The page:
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CLINICAL ANATOMY OF THE SPINAL CORD1

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The spinal cord contains lower motor neurons, first-order sensory neurons, second-order spinothalamic neurons, interneurons, as well as the ascending and descending tracts that connect these cells with the brain. The spinal cord is surrounded by the vertebral column, which consists of a number of discrete bones called the vertebrae. Each vertebra consists of a cylindrical bone anteriorly called the body, two lateral processes called transverse processes, and a dorsal process called the spinal process. The transverse processes are connected to the vertebral body by the pedicles and to the spinous process by the laminae. The hollow in the ring is formed by the posterior vertebral body, pedicles, laminae, medial transverse process and anterior spinous process forms part of the spinal canal. The successive vertebrae articulate with one another intervened by discs and facet joints (Figure 38-1).

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Figure 38-1

The vertebral column and its tranverse and longitudinal structures.

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The spinal cord is segmentally organized. These segments correspond embryologically to the nerve supply of somites, which give rise to the musculature. There are 31 spinal cord segments: 8 cervical, 12 thoracic, 5 lumbar, 5 sacral, and 1 coccygeal. Each segment corresponds to a spinal nerve. These nerves are named after the segment from which they originate. C1–7 exist in the spinal canal above their corresponding vertebrae and the rest exist below their vertebrae. The spinal cord ends at the level L1, so that with more caudal segments the distance between the spinal segment and the point of exit of the spinal nerve from the vertebral column increases. In the lumbar vertebral column, the spinal roots have to travel a distance to reach their point of exit. The mass of stringy roots travelling in the lower vertebral column resemble a horse’s tail or cauda equina.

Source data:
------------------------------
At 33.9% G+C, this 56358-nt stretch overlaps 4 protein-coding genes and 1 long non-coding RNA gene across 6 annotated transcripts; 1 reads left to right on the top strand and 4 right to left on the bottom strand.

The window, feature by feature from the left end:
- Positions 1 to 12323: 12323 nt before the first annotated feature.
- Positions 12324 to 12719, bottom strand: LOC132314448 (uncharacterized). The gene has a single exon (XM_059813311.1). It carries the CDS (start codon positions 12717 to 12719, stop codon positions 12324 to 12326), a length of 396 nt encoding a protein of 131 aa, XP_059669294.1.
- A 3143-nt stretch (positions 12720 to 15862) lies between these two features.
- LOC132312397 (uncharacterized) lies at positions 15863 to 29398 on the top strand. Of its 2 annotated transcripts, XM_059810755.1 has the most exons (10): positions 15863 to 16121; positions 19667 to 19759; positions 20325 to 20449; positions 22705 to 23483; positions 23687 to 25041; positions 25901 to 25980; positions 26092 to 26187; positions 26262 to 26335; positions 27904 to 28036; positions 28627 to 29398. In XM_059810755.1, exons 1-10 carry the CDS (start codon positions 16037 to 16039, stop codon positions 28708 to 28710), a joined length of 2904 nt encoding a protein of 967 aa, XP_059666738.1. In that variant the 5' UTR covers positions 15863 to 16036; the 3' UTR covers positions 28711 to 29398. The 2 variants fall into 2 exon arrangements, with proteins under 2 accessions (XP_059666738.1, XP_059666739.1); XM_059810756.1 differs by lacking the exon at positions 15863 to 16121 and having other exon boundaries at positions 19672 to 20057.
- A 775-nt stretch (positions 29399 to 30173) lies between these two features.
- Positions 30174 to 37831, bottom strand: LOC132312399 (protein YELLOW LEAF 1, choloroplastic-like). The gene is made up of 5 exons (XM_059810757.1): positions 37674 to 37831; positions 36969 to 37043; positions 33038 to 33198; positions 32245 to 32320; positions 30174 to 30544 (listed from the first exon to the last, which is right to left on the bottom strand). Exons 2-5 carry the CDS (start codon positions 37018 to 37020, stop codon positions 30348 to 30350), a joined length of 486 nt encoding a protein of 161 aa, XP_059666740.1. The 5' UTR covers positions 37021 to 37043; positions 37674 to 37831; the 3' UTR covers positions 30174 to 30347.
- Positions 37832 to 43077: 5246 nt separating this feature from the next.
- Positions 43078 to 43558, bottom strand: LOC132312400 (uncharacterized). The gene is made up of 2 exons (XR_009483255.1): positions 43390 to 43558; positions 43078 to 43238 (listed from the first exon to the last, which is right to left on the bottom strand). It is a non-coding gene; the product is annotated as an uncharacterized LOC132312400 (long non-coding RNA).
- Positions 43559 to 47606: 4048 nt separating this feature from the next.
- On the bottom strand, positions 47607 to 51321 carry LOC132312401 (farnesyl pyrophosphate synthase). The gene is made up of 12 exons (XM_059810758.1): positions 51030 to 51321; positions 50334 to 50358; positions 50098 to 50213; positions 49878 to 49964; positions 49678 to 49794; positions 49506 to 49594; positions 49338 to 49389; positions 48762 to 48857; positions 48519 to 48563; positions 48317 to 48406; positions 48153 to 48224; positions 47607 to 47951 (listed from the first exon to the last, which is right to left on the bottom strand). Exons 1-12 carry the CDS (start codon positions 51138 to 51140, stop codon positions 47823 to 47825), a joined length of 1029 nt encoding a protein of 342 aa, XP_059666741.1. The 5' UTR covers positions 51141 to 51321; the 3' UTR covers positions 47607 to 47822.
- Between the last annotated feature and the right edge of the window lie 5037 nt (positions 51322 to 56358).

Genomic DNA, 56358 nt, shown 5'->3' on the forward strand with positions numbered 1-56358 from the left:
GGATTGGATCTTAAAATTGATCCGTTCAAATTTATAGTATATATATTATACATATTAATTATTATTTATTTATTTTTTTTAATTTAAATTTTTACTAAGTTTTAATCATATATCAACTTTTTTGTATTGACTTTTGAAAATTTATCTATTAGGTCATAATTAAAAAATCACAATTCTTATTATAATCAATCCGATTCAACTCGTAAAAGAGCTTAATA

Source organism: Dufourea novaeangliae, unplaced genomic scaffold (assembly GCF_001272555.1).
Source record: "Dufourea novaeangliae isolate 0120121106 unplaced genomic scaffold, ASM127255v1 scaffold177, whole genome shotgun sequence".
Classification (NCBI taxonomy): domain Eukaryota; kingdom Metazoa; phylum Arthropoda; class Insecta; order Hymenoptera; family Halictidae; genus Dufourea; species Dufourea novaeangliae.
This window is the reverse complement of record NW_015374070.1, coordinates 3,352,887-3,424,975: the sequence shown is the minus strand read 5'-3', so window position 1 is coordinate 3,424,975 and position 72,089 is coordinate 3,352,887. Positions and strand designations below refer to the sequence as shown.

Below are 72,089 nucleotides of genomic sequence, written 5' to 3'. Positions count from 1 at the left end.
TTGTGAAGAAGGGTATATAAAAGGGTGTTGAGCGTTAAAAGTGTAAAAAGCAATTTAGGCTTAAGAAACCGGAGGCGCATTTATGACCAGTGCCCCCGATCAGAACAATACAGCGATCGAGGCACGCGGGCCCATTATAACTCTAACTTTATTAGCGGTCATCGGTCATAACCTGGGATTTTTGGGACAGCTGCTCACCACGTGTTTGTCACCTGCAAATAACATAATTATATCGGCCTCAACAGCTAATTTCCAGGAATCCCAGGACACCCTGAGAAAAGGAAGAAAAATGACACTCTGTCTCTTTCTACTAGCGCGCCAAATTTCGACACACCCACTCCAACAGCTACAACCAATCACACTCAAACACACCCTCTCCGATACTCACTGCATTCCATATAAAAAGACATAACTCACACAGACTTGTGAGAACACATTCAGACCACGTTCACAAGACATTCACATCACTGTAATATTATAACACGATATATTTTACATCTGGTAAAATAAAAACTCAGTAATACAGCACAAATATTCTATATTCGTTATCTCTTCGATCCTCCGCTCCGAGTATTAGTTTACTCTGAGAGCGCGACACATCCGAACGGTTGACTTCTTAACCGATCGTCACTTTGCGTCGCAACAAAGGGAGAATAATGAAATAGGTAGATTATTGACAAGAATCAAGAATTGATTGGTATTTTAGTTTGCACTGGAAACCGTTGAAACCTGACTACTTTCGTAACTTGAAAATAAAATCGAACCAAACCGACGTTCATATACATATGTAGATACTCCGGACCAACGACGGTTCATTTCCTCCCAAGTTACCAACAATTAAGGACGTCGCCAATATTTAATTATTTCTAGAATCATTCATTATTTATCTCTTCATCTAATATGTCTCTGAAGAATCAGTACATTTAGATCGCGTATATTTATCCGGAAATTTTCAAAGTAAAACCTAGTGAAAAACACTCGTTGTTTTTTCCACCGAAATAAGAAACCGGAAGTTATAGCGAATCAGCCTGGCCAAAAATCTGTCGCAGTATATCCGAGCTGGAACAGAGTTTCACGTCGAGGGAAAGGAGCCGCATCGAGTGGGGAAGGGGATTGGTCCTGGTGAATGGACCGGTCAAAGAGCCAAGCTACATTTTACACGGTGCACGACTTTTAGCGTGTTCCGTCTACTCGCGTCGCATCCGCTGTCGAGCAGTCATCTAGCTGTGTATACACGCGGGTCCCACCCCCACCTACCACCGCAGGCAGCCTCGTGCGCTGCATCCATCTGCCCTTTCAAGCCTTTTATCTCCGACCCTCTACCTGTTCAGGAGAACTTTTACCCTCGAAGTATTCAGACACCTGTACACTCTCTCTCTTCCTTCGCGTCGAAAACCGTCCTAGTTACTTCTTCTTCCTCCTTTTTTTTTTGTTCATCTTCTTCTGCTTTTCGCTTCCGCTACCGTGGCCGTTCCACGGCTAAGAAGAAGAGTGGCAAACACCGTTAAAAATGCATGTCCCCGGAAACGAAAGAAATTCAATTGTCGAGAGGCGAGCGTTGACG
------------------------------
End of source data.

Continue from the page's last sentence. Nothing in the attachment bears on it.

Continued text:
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The spinal cord is supplied by one anterior and two posterior spinal arteries. The anterior spinal artery is formed from branches of the vertebral artery and runs caudally along the anterior fissure of the spinal cord, while two paired posterior spinal arteries travel in the dorsolateral sulci. Segmental arteries supply and supplement the blood in the spinal arteries. The most significant of these radicular arteries is the artery of Adamkiewicz.

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The cross section of the spinal cord is characterized by a central area of an “H”-shaped gray matter surrounded by white matter. The gray matter has two dorsal horns that serve predominantly a sensory role, two anterior horns that contain motor neurons and interneurons, and an intermediate gray that intervenes between the two on the lateral side and contain autonomic cells. The area around the central canal (which is continuous with the ventricular system) is called central gray. The gray matter divides the white matter into anterior, lateral, and posterior segments. The posterior “column” contains the spino-lemniscal pathway, ...

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